The Slants, from Portland, Oregon, are so named because Tam, the band’s bassist, wanted to reclaim the word and challenge misconceptions of his community. The Defense Department sent the group to Bosnia and Kosovo to entertain troops; MPs were called when the party went on too long. The deeply ironic thing about all of this is that we’re going to have my white attorneys arguing with the white attorneys at the trademark office before all white judges about what’s offensive to Asian people and the only Asian in the room will not be allowed to talk. “I don’t want to be associated with Dan Snyder,” Tam tells the Post, referring to the team’s owner. More than a dozen briefs have been filed in support of The Slants, while the USPTO, in their most recent filing with the Supreme Court, insist on identifying Tam as the band’s lead singer. There’s no way of knowing when the ruling will be released until it is published, but rest assured we’ll be watching. When A Journal of Musical Things first spoke with Tam, in July 2015, Tam described court appearances as nothing like Mr. On Wednesday, Simon Tam and his band, The Slants, along with their legal team, will present their argument before the United States Supreme Court. That’s neither here nor there, of course. Smith Goes to Washington, the Jimmy Stewart movie. “There’s not a lot of love for me toward the trademark office,” he said at the time. “The White House is into them too: The Slants were included in a compilation of Asian American artists that is part of an anti-bullying initiative,” something Tam calls “deeply ironic” because the song chosen for the album is “an open letter to the trademark office.”
“One branch of government is celebrating us for our work in the Asian American community, and the other area of government is calling us racist,” Tam continued. In Washington, where a president-elect who criticizes his opponents on Twitter is redefining the outer boundaries of appropriate speech, such power to police language seems almost quaint.”
In the Washington Post, Tam makes it clear, for the 20th time if not more, that this case is not the same as the one the Washington Redskins have been fighting, although the central argument might be seen by those not terribly familiar with either case as being the same: While The Slants have the support of multiple organizations working for the benefit and support of Asian Americas, the same is not true of the NFL team and Native Americans. It’s a moment five years in the making. The Slants are also embarking on a tour this winter and spring, including a date in Buffalo on April 26 amidst a series of conferences, bars and law school performances. And almost any kind of slur you could think of for any group is a registered trademark right now. The question at hand is whether the US Patent and Trademark Office (USPTO) is allowed to deny them trademark protections for their name because the government agency has determined it to be disparaging to Asian Americans. But that’s government for you.”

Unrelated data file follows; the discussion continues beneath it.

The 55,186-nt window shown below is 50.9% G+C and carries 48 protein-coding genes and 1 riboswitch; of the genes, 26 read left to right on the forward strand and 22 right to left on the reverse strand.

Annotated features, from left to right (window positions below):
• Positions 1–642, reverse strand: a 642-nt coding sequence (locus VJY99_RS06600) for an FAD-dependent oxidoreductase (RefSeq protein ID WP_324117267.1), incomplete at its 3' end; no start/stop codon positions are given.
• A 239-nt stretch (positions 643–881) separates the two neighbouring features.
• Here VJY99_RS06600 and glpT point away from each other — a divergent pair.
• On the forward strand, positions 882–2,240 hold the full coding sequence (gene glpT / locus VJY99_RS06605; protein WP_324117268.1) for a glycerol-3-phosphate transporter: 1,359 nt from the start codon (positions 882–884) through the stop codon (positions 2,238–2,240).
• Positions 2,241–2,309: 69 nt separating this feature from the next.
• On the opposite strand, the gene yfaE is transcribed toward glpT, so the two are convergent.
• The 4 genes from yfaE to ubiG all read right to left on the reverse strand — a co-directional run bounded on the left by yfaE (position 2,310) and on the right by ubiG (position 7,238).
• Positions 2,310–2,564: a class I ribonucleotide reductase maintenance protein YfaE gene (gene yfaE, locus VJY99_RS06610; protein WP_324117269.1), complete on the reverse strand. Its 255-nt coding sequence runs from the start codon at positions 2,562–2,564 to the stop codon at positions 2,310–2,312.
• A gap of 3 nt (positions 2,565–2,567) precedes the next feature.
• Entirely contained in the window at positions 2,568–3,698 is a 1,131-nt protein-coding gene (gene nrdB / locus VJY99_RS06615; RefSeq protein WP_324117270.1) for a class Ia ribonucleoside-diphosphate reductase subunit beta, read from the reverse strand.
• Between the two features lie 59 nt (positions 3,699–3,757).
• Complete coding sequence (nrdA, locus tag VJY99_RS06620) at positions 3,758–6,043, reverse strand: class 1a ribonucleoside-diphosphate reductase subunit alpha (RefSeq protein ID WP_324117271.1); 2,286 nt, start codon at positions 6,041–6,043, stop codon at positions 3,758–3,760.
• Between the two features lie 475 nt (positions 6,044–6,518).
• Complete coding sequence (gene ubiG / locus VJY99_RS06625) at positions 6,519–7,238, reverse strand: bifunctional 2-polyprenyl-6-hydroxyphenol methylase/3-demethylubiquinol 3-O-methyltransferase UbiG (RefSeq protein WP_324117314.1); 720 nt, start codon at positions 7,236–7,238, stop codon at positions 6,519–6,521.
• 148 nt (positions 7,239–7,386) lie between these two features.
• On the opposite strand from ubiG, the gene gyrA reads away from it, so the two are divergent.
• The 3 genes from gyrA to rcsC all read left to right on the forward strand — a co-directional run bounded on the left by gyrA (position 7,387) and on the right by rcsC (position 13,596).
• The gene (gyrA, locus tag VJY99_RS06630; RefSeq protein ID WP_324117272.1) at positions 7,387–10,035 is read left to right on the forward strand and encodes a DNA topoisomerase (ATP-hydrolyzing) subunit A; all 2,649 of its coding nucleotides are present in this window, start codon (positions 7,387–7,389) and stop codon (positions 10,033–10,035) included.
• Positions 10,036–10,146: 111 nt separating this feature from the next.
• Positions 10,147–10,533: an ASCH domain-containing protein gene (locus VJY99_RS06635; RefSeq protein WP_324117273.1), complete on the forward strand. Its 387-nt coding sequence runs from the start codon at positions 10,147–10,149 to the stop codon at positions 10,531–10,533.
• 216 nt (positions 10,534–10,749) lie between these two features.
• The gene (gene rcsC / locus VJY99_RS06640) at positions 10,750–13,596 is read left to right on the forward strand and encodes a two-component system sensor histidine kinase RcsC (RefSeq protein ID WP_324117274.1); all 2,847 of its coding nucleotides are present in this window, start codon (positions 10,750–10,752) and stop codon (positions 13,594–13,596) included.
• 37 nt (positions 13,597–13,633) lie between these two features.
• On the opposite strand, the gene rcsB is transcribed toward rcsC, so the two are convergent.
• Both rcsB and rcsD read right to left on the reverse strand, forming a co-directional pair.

The Supreme Court will hear the case Wednesday morning and will release its verdict sometime later this year, before the court adjourns for the term in June. Robert Barnes, writing for the Post, notes that “other parts of the government love The Slants. The law’s not working,” Tam said. The Slants and their case appeared on the front page of USAToday Tuesday, with Tam telling reporter Richard Wolf “We need to allow freedom of expression, especially with those you disagree with the most. It’s likely the verdict in this case, to be released in the spring or early summer, will have implications for the team. “I’m kind of used to it at this point.”
One ongoing chorus of the five-year fight the band has undertaken is the disparity with which language is considered disparaging. “Every single racial slur you can think of for Asian Americans is a trademark right now. Satire, humor, wit and irony—those are the things that will truly neuter malice.”
As Wolf explains: “At issue is nothing less than freedom of speech: Does a federal law that empowers the Patent and Trademark Office to turn down applications it deems disparaging violate the First Amendment? If you’ve been looking for some Chinatown dance-rock, check them out. In fact, while the team asked the Supreme Court to review their case instead of The Slants, the court rejected their request. USPTO has denied the band’s trademark request through multiple courts, claiming the name is “disparaging” or otherwise offensive to a particular community as defined by Section 2(a) of the Lanham Act, a dusty bit of law that is seldom used and often misunderstood. As he told this organization nearly two years ago, it’s tremendously odd that a group of mostly white men have been debating whether it’s ok for an Asian American band to use a word that has been used against Asian Americans.
The Slants Have Their Day in Court